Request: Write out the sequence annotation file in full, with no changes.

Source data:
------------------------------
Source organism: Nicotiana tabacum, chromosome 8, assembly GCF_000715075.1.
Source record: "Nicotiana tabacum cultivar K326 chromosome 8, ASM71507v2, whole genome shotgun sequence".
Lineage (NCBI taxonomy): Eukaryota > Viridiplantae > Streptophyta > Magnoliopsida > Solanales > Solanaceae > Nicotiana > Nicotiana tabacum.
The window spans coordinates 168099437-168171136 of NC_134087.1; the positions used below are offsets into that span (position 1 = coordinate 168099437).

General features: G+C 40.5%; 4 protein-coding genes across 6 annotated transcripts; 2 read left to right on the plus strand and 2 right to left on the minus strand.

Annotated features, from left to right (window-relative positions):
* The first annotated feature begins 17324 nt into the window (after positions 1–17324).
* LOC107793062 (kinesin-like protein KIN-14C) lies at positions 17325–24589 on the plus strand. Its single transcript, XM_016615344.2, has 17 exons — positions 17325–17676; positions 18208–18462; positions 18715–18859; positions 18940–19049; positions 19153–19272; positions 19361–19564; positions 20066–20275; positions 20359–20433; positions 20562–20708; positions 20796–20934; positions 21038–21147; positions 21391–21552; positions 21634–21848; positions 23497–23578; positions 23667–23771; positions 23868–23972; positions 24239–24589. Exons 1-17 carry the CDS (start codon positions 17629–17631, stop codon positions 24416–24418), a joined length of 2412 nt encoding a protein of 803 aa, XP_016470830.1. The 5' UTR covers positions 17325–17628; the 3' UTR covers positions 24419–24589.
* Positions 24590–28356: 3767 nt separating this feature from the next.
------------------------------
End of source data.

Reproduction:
Source organism: Nicotiana tabacum, chromosome 8, assembly GCF_000715075.1.
Source record: "Nicotiana tabacum cultivar K326 chromosome 8, ASM71507v2, whole genome shotgun sequence".
Lineage (NCBI taxonomy): Eukaryota > Viridiplantae > Streptophyta > Magnoliopsida > Solanales > Solanaceae > Nicotiana > Nicotiana tabacum.
The window spans coordinates 168099437-168171136 of NC_134087.1; the positions used below are offsets into that span (position 1 = coordinate 168099437).

General features: G+C 40.5%; 4 protein-coding genes across 6 annotated transcripts; 2 read left to right on the plus strand and 2 right to left on the minus strand.

Annotated features, from left to right (window-relative positions):
* The first annotated feature begins 17324 nt into the window (after positions 1–17324).
* LOC107793062 (kinesin-like protein KIN-14C) lies at positions 17325–24589 on the plus strand. Its single transcript, XM_016615344.2, has 17 exons — positions 17325–17676; positions 18208–18462; positions 18715–18859; positions 18940–19049; positions 19153–19272; positions 19361–19564; positions 20066–20275; positions 20359–20433; positions 20562–20708; positions 20796–20934; positions 21038–21147; positions 21391–21552; positions 21634–21848; positions 23497–23578; positions 23667–23771; positions 23868–23972; positions 24239–24589. Exons 1-17 carry the CDS (start codon positions 17629–17631, stop codon positions 24416–24418), a joined length of 2412 nt encoding a protein of 803 aa, XP_016470830.1. The 5' UTR covers positions 17325–17628; the 3' UTR covers positions 24419–24589.
* Positions 24590–28356: 3767 nt separating this feature from the next.